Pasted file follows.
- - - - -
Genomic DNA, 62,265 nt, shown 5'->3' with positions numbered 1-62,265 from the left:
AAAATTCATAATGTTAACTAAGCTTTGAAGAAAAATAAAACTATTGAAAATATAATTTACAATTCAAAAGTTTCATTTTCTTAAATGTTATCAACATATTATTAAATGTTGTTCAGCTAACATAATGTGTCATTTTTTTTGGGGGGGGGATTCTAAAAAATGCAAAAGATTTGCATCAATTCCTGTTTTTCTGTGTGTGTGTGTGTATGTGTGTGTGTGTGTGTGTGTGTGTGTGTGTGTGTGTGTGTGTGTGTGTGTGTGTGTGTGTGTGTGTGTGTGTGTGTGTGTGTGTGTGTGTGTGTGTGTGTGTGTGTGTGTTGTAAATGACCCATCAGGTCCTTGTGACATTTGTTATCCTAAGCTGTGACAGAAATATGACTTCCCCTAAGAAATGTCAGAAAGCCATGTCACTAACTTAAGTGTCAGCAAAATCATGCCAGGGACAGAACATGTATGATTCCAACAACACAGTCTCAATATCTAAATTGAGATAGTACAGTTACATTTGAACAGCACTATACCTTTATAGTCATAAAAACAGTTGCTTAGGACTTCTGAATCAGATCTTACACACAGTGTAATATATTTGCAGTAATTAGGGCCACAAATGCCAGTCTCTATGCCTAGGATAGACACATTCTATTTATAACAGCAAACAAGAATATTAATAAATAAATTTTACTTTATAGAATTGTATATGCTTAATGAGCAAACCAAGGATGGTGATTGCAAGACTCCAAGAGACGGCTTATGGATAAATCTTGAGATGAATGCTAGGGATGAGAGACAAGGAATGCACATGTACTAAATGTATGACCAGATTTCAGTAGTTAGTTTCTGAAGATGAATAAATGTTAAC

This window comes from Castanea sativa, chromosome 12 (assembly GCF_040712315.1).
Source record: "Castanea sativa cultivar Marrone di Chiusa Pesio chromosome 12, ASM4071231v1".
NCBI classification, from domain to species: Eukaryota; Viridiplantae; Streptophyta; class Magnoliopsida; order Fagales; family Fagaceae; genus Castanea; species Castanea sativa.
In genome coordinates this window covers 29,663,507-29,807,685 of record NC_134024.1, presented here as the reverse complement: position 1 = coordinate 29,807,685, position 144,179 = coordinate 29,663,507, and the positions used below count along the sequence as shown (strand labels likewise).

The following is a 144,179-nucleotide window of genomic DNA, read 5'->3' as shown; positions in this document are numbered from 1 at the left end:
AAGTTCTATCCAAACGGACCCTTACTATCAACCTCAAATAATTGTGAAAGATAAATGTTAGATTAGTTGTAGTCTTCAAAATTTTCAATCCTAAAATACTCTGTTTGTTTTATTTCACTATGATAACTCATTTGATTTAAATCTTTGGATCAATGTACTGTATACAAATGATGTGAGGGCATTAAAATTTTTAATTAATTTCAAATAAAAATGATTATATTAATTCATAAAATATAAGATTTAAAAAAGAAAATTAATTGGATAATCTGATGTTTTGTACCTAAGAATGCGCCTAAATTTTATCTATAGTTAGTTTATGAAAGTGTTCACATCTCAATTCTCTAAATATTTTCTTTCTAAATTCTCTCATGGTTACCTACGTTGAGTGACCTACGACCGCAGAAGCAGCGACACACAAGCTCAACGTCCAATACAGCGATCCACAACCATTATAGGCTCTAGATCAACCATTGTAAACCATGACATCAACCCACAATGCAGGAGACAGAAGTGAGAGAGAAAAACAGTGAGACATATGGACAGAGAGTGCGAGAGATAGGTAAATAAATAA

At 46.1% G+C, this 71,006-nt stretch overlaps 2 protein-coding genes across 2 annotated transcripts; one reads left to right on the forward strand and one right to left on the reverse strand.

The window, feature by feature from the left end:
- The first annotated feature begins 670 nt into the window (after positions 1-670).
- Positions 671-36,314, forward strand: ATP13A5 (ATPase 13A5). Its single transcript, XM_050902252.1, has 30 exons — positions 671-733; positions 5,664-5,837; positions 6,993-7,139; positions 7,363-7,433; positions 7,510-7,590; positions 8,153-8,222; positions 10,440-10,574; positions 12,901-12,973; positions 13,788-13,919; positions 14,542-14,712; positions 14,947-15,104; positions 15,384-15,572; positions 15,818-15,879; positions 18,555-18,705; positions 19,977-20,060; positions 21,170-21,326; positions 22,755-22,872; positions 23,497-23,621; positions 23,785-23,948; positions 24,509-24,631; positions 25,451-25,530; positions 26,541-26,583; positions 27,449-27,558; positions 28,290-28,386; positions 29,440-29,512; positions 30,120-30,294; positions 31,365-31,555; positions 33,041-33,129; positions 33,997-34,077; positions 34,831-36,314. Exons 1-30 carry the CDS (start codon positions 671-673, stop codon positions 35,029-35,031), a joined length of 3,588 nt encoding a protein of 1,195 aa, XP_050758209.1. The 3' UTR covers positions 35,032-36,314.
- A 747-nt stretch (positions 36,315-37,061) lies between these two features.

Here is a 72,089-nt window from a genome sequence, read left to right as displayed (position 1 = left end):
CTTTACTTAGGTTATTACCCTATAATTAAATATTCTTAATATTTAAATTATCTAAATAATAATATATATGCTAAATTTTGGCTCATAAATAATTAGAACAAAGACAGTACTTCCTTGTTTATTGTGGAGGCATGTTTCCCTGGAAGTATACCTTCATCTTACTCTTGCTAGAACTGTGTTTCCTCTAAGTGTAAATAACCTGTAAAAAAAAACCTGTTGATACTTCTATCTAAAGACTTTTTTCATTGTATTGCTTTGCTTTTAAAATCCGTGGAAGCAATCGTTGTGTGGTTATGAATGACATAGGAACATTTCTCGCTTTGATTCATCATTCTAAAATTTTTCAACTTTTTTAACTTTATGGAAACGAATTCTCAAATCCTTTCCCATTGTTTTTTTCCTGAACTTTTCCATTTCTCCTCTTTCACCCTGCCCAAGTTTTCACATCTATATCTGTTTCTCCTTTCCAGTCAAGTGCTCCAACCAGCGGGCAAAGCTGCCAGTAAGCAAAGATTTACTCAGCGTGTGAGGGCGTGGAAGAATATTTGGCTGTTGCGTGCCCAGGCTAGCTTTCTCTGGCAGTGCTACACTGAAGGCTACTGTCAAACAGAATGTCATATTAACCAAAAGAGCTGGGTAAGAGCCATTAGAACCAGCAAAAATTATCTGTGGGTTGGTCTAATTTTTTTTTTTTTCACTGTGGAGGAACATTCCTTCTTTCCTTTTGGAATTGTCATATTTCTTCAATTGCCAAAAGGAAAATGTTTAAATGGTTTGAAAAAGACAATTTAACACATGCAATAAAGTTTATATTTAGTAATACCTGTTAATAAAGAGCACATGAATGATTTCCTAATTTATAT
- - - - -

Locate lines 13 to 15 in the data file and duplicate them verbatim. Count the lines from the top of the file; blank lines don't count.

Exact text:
- A 747-nt stretch (positions 36,315-37,061) lies between these two features.

Here is a 72,089-nt window from a genome sequence, read left to right as displayed (position 1 = left end):
CTTTACTTAGGTTATTACCCTATAATTAAATATTCTTAATATTTAAATTATCTAAATAATAATATATATGCTAAATTTTGGCTCATAAATAATTAGAACAAAGACAGTACTTCCTTGTTTATTGTGGAGGCATGTTTCCCTGGAAGTATACCTTCATCTTACTCTTGCTAGAACTGTGTTTCCTCTAAGTGTAAATAACCTGTAAAAAAAAACCTGTTGATACTTCTATCTAAAGACTTTTTTCATTGTATTGCTTTGCTTTTAAAATCCGTGGAAGCAATCGTTGTGTGGTTATGAATGACATAGGAACATTTCTCGCTTTGATTCATCATTCTAAAATTTTTCAACTTTTTTAACTTTATGGAAACGAATTCTCAAATCCTTTCCCATTGTTTTTTTCCTGAACTTTTCCATTTCTCCTCTTTCACCCTGCCCAAGTTTTCACATCTATATCTGTTTCTCCTTTCCAGTCAAGTGCTCCAACCAGCGGGCAAAGCTGCCAGTAAGCAAAGATTTACTCAGCGTGTGAGGGCGTGGAAGAATATTTGGCTGTTGCGTGCCCAGGCTAGCTTTCTCTGGCAGTGCTACACTGAAGGCTACTGTCAAACAGAATGTCATATTAACCAAAAGAGCTGGGTAAGAGCCATTAGAACCAGCAAAAATTATCTGTGGGTTGGTCTAATTTTTTTTTTTTTCACTGTGGAGGAACATTCCTTCTTTCCTTTTGGAATTGTCATATTTCTTCAATTGCCAAAAGGAAAATGTTTAAATGGTTTGAAAAAGACAATTTAACACATGCAATAAAGTTTATATTTAGTAATACCTGTTAATAAAGAGCACATGAATGATTTCCTAATTTATAT